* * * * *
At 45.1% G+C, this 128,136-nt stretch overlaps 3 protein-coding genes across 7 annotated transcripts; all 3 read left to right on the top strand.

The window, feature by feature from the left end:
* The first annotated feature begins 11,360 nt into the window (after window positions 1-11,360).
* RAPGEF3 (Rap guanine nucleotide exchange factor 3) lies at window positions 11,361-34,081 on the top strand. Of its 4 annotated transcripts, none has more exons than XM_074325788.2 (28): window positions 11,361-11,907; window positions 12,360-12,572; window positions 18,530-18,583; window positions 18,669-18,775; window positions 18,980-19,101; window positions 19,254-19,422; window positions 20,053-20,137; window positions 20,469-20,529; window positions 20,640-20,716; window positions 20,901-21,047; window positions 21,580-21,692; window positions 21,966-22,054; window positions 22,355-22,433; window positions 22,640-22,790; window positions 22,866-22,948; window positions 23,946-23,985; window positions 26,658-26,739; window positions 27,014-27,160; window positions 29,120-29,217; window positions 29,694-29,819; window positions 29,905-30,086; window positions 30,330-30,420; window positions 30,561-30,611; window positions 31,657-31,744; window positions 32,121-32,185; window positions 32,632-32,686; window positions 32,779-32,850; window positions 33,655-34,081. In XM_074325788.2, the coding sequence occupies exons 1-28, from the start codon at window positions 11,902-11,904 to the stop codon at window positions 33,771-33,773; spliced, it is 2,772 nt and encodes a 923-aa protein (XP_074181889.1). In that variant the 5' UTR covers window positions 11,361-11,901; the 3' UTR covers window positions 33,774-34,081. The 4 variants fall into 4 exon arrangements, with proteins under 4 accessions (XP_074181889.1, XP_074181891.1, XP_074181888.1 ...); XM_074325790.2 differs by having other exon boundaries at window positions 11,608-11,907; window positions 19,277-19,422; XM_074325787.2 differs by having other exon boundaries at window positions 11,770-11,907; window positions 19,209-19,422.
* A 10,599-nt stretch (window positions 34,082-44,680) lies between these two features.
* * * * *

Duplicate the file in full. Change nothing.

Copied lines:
At 45.1% G+C, this 128,136-nt stretch overlaps 3 protein-coding genes across 7 annotated transcripts; all 3 read left to right on the top strand.

The window, feature by feature from the left end:
* The first annotated feature begins 11,360 nt into the window (after window positions 1-11,360).
* RAPGEF3 (Rap guanine nucleotide exchange factor 3) lies at window positions 11,361-34,081 on the top strand. Of its 4 annotated transcripts, none has more exons than XM_074325788.2 (28): window positions 11,361-11,907; window positions 12,360-12,572; window positions 18,530-18,583; window positions 18,669-18,775; window positions 18,980-19,101; window positions 19,254-19,422; window positions 20,053-20,137; window positions 20,469-20,529; window positions 20,640-20,716; window positions 20,901-21,047; window positions 21,580-21,692; window positions 21,966-22,054; window positions 22,355-22,433; window positions 22,640-22,790; window positions 22,866-22,948; window positions 23,946-23,985; window positions 26,658-26,739; window positions 27,014-27,160; window positions 29,120-29,217; window positions 29,694-29,819; window positions 29,905-30,086; window positions 30,330-30,420; window positions 30,561-30,611; window positions 31,657-31,744; window positions 32,121-32,185; window positions 32,632-32,686; window positions 32,779-32,850; window positions 33,655-34,081. In XM_074325788.2, the coding sequence occupies exons 1-28, from the start codon at window positions 11,902-11,904 to the stop codon at window positions 33,771-33,773; spliced, it is 2,772 nt and encodes a 923-aa protein (XP_074181889.1). In that variant the 5' UTR covers window positions 11,361-11,901; the 3' UTR covers window positions 33,774-34,081. The 4 variants fall into 4 exon arrangements, with proteins under 4 accessions (XP_074181889.1, XP_074181891.1, XP_074181888.1 ...); XM_074325790.2 differs by having other exon boundaries at window positions 11,608-11,907; window positions 19,277-19,422; XM_074325787.2 differs by having other exon boundaries at window positions 11,770-11,907; window positions 19,209-19,422.
* A 10,599-nt stretch (window positions 34,082-44,680) lies between these two features.